When the NCAA changed its policies and began allowing college athletes to profit off their name, image and likeness (NIL) in 2021, some people assumed that male athletes playing football and basketball would be the prime beneficiaries.
That is not the case.
While players on the men’s basketball and football teams are some of the top earners from name, image and likeness deals over the past year, female basketball stars have taken centerstage during the March Madness basketball tournaments.
Basketball ranks second to football in total NIL compensation, and women’s college basketball has a higher total compensation than men’s basketball, according to a study by NIL company Opendorse. Opendorse is a technology company that connects athletes with brands and helps them “understand, build, protect, and monetize their brand value.”
Look no further than this year’s Final Four, where it appears that many of the female athletes are set up to better capitalize on future earnings.
When analyzing teams that qualified for the 2022 Final Four for both the men’s and women’s tournaments, just two male players, Paolo Banchero and Caleb Love, were in the top 10 of NIL value, according to Opendorse’s analytics. The value is calculated through the athlete’s social media following on apps like Twitter
Instagram and TikTok, and total engagement on their profiles — the metric is an approximation, not an exact value on total earned.
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Prior to 2021, college athletes were not allowed to sign any kind of endorsement deals, sell autographs or memorabilia, or profit off their name, image and likeness.
“I cannot tell you how many times we heard ‘Women will get nothing. Women will be on the back burner,’” Corey Staniscia, director of external affairs at NIL platform Dreamfield, said in a recent interview. “Everything that the naysayers said, none of it has held true.”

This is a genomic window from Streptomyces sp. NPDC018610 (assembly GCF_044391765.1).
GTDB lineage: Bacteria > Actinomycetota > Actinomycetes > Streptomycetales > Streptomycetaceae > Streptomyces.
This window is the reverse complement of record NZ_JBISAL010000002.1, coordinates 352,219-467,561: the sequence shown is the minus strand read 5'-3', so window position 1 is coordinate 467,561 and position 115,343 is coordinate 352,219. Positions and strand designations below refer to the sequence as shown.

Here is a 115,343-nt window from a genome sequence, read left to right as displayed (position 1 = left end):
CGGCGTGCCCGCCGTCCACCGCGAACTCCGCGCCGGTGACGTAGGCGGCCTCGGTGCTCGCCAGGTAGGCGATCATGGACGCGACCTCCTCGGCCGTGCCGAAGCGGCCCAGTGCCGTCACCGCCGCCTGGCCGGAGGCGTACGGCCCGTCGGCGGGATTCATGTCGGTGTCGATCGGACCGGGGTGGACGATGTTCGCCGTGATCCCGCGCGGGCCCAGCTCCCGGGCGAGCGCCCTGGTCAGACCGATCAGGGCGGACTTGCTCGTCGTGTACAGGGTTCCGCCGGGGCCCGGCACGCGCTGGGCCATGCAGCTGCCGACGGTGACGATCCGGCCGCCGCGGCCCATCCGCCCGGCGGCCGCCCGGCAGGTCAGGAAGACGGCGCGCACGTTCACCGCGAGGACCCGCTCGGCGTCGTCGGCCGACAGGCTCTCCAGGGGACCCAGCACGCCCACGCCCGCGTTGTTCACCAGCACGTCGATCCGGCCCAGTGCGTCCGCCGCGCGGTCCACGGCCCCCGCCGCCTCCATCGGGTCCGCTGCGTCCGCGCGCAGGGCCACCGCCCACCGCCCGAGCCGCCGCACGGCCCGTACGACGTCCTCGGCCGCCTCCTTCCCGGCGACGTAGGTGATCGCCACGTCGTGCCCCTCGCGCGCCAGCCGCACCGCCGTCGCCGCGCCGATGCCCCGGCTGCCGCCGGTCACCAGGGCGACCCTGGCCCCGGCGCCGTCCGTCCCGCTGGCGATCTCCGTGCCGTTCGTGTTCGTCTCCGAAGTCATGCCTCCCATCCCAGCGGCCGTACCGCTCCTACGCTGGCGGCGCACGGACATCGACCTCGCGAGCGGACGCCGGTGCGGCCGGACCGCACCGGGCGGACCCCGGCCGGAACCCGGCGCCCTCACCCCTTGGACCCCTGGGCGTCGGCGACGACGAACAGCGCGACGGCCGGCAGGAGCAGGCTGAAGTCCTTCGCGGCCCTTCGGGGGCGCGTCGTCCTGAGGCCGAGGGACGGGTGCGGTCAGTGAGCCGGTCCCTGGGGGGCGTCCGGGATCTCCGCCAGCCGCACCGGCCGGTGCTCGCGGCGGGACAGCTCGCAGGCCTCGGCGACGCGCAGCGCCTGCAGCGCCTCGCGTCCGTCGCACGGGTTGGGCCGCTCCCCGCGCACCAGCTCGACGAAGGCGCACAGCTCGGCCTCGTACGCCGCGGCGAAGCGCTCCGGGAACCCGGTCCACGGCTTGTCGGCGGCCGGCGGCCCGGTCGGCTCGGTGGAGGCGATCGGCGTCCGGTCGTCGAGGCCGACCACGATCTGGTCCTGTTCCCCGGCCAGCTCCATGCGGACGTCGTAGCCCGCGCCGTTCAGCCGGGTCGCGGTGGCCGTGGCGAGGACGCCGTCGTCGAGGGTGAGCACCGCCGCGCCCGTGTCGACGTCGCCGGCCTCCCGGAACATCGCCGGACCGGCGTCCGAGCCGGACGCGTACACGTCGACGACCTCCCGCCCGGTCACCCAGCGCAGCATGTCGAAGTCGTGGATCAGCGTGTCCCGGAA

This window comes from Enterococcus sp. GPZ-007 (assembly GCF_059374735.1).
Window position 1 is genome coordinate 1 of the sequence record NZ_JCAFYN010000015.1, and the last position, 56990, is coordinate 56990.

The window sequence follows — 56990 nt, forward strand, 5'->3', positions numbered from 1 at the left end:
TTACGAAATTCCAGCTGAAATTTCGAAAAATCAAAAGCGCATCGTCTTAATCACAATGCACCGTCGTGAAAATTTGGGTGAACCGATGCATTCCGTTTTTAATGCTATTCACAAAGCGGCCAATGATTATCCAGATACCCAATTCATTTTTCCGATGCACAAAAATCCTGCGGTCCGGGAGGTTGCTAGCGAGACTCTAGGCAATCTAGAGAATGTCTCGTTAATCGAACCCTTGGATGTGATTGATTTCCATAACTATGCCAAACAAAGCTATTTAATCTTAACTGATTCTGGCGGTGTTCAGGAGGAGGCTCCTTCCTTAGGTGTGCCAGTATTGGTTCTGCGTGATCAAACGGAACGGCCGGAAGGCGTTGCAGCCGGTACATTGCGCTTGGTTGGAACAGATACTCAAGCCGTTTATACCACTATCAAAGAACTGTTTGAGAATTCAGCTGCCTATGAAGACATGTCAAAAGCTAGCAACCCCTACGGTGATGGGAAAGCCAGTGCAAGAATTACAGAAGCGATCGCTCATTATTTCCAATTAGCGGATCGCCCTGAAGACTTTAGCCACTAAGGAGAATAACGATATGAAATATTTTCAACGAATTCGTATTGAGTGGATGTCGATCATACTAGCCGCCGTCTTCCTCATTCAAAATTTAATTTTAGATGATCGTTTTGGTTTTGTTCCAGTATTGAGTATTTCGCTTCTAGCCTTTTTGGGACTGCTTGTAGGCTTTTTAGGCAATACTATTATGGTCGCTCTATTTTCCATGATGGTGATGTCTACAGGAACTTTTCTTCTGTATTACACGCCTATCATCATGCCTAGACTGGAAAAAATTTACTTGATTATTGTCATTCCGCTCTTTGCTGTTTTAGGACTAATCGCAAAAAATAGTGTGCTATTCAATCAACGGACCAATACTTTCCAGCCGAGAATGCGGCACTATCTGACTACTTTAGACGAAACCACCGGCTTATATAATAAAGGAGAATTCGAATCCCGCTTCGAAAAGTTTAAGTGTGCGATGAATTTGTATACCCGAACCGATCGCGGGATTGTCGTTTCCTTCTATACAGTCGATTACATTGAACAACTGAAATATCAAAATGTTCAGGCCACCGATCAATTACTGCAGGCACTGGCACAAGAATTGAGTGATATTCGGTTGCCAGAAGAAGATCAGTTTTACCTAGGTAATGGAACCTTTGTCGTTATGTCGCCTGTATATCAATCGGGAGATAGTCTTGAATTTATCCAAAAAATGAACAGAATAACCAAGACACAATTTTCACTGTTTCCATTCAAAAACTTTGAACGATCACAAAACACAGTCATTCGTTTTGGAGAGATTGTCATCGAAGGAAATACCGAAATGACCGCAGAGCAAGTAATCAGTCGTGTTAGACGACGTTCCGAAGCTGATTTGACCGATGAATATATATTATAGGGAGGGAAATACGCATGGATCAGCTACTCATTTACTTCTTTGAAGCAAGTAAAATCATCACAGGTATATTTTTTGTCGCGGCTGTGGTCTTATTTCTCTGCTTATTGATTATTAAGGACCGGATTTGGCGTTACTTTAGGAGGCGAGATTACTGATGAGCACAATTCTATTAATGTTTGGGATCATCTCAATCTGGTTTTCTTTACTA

NIL has become an emerging market for college athletes, even for those not currently in the NCAA March Madness tournament. Hanna and Haley Cavinder, twin sisters on the Fresno State basketball team, have signed several lucrative partnerships and have nearly 4 million followers on social media — Louisiana State University gymnast Olivia Dunn has also captured some of the bigger NIL deals in the country.
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Some recent examples of creative NIL deals for University of Connecticut basketball star Paige Bueckers are with shoe marketplace giant StockX, and student education company Chegg. Bueckers has signed on as a student-athlete “brand ambassador” for both companies — the Chegg agreement will also focus on issues related to student hunger.
“It means a lot,” the 20-year-old Bueckers said. “To be in a position to give back to a community that gave me so much, especially not knowing for so long if I could be here on the court with my team, it’s really fulfilling. But it’s also only just the start.”